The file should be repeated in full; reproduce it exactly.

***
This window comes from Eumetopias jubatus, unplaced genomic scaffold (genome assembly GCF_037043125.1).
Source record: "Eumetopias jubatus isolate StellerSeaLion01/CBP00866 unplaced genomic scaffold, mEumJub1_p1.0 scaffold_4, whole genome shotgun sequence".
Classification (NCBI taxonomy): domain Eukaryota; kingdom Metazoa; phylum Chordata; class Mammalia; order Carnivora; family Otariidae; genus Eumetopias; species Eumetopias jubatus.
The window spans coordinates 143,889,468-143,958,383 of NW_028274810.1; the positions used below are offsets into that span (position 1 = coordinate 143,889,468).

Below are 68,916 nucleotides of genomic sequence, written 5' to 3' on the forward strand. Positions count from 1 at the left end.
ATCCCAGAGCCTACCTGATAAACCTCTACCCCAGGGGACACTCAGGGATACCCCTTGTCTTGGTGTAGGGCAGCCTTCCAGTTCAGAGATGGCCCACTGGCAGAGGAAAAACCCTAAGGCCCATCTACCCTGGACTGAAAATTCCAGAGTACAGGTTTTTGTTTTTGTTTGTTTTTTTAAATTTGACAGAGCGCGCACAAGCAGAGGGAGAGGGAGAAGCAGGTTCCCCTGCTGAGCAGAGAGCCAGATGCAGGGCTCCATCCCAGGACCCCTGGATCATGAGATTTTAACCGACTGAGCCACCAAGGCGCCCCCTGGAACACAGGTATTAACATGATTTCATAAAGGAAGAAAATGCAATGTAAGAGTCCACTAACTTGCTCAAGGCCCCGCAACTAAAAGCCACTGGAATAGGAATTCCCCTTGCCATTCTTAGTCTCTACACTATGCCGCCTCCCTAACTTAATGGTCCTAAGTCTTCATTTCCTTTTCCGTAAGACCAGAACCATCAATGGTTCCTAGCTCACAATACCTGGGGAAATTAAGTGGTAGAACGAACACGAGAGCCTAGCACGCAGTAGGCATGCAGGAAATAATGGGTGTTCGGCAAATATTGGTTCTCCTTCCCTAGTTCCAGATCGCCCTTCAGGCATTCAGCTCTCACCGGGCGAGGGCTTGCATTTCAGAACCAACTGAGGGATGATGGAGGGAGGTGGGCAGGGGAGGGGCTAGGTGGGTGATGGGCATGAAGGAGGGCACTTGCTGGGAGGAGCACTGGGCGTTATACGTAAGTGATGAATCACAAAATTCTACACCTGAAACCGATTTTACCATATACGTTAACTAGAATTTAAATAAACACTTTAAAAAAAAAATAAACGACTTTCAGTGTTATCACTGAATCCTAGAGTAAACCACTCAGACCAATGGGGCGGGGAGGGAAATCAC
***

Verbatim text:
This window comes from Eumetopias jubatus, unplaced genomic scaffold (genome assembly GCF_037043125.1).
Source record: "Eumetopias jubatus isolate StellerSeaLion01/CBP00866 unplaced genomic scaffold, mEumJub1_p1.0 scaffold_4, whole genome shotgun sequence".
Classification (NCBI taxonomy): domain Eukaryota; kingdom Metazoa; phylum Chordata; class Mammalia; order Carnivora; family Otariidae; genus Eumetopias; species Eumetopias jubatus.
The window spans coordinates 143,889,468-143,958,383 of NW_028274810.1; the positions used below are offsets into that span (position 1 = coordinate 143,889,468).

Below are 68,916 nucleotides of genomic sequence, written 5' to 3' on the forward strand. Positions count from 1 at the left end.
ATCCCAGAGCCTACCTGATAAACCTCTACCCCAGGGGACACTCAGGGATACCCCTTGTCTTGGTGTAGGGCAGCCTTCCAGTTCAGAGATGGCCCACTGGCAGAGGAAAAACCCTAAGGCCCATCTACCCTGGACTGAAAATTCCAGAGTACAGGTTTTTGTTTTTGTTTGTTTTTTTAAATTTGACAGAGCGCGCACAAGCAGAGGGAGAGGGAGAAGCAGGTTCCCCTGCTGAGCAGAGAGCCAGATGCAGGGCTCCATCCCAGGACCCCTGGATCATGAGATTTTAACCGACTGAGCCACCAAGGCGCCCCCTGGAACACAGGTATTAACATGATTTCATAAAGGAAGAAAATGCAATGTAAGAGTCCACTAACTTGCTCAAGGCCCCGCAACTAAAAGCCACTGGAATAGGAATTCCCCTTGCCATTCTTAGTCTCTACACTATGCCGCCTCCCTAACTTAATGGTCCTAAGTCTTCATTTCCTTTTCCGTAAGACCAGAACCATCAATGGTTCCTAGCTCACAATACCTGGGGAAATTAAGTGGTAGAACGAACACGAGAGCCTAGCACGCAGTAGGCATGCAGGAAATAATGGGTGTTCGGCAAATATTGGTTCTCCTTCCCTAGTTCCAGATCGCCCTTCAGGCATTCAGCTCTCACCGGGCGAGGGCTTGCATTTCAGAACCAACTGAGGGATGATGGAGGGAGGTGGGCAGGGGAGGGGCTAGGTGGGTGATGGGCATGAAGGAGGGCACTTGCTGGGAGGAGCACTGGGCGTTATACGTAAGTGATGAATCACAAAATTCTACACCTGAAACCGATTTTACCATATACGTTAACTAGAATTTAAATAAACACTTTAAAAAAAAAATAAACGACTTTCAGTGTTATCACTGAATCCTAGAGTAAACCACTCAGACCAATGGGGCGGGGAGGGAAATCAC